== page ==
White rice, cooked

Cut chicken into large chunks. Dredge in flour and shake off excess. Brown chicken in a skillet with a bit of olive oil. The chicken does not have to be cooked through; just browned on the outside.

Place into crockpot. Mix the rest of the ingredients in a separate bowl and pour over the top of chicken pieces. Cover and cook on high for 4 hours or low for 6-8 hours.

When chicken is done, steam broccoli on stovetop or microwave until tender, but still a bit crunchy. Add to slow cooker and stir to coat.

Serve chicken and broccoli over rice, drizzle with remaining sauce.

Makes 6 servings.

The blog author didn't say how many servings her recipe made, so I assumed it was four. I needed about six servings, as I was taking this to some friends who recently had a baby. I thought it would be easy to make a big batch and take some to them and save some for us. That's the beauty of having a large slow cooker! So I changed the amount of chicken. The chicken I get (at Sam's Club) is huge. Really quite large. So if yours are more normal sized or on the small side, you might want to use six.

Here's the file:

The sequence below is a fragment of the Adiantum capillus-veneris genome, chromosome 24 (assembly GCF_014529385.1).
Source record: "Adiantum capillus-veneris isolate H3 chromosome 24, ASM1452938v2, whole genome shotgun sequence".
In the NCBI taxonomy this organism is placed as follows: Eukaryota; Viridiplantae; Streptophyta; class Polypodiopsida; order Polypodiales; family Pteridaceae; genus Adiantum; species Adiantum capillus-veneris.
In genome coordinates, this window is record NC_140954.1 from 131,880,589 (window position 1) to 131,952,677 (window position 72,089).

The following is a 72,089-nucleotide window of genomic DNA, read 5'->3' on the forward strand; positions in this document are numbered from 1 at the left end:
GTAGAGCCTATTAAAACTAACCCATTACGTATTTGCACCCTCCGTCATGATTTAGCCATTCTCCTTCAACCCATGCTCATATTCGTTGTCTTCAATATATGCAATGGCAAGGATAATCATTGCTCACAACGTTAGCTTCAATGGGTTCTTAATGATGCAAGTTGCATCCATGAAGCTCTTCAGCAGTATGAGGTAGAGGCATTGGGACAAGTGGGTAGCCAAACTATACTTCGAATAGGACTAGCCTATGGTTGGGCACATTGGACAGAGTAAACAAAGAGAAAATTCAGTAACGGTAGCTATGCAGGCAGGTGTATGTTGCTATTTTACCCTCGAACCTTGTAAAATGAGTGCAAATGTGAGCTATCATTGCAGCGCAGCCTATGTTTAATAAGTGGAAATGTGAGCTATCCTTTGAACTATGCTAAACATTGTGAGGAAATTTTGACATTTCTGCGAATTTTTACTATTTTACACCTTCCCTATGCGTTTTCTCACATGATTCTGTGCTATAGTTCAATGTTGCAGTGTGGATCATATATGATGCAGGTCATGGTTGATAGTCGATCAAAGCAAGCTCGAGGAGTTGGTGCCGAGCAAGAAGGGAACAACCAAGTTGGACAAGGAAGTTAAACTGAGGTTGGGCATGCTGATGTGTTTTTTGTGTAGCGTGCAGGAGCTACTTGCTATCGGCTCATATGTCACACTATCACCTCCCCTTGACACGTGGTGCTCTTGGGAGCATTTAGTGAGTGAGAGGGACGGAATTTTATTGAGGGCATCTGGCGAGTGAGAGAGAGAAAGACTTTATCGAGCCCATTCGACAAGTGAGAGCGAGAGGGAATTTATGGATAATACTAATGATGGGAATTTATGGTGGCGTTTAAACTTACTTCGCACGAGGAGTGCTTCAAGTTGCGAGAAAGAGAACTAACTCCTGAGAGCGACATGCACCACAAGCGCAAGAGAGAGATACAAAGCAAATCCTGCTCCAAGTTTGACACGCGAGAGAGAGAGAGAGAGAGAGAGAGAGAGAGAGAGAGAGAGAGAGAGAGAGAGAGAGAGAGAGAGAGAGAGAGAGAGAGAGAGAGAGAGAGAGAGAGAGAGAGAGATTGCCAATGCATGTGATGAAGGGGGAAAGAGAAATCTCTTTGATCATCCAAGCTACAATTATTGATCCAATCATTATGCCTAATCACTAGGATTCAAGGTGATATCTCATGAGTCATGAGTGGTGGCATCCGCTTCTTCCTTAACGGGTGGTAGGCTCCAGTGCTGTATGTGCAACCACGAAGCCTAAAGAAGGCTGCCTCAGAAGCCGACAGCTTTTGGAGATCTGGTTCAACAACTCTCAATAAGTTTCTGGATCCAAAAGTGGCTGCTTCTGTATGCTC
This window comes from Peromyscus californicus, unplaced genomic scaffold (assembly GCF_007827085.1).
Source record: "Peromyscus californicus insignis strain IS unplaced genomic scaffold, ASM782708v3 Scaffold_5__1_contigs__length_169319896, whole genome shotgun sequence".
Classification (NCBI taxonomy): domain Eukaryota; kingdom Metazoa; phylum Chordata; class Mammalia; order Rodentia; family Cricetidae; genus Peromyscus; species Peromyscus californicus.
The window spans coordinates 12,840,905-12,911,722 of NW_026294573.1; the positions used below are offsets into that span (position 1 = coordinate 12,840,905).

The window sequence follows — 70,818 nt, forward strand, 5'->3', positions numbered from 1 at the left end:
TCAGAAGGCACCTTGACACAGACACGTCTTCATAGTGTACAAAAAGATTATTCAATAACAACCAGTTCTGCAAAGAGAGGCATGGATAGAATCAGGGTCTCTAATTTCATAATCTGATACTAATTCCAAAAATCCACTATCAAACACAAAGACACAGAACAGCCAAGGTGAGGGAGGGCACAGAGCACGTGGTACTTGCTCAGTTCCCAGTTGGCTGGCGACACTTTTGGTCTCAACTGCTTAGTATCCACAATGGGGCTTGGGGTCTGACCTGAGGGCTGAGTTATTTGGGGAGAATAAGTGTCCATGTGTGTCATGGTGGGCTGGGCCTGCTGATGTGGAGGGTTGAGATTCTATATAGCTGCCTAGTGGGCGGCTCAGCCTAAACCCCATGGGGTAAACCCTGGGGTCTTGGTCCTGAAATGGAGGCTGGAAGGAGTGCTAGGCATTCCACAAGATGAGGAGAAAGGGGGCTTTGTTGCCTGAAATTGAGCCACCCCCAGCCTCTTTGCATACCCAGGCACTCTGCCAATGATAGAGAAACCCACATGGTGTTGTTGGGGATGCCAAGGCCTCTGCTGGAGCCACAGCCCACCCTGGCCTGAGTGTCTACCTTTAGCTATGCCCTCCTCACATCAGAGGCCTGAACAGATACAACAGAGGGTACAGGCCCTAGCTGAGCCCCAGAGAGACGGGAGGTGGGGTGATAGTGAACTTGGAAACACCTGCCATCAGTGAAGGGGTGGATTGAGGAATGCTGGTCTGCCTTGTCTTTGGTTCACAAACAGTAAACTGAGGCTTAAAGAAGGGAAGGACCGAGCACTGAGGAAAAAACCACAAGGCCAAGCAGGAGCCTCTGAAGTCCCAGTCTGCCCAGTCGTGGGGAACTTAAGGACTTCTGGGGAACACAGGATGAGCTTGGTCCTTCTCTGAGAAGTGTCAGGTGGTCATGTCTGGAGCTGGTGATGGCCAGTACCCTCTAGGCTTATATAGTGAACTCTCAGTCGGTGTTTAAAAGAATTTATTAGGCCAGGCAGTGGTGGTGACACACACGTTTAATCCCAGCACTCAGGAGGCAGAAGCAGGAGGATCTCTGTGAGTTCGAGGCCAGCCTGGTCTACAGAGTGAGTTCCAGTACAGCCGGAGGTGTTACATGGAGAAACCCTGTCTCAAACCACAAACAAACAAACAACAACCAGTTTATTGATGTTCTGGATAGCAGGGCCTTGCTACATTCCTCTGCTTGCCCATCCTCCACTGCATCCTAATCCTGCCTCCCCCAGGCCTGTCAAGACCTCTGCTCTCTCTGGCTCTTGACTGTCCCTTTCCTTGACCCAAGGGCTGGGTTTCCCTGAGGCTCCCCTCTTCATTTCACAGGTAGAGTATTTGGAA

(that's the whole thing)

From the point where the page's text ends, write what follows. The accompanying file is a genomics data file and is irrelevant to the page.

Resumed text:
The broccoli was my addition. The Chinese dishes that I do like are the ones with broccoli in them. I thought broccoli would go well with this, so I added that. I didn't cook the broccoli in the slow cooker because I had no idea how long it would take and I didn't want to overcook it. I didn't want to take mushy broccoli to our friends. I also didn't think it was necessary for it to cook in the sauce. So it worked out really well to steam it (I use the microwave) and add it just before serving.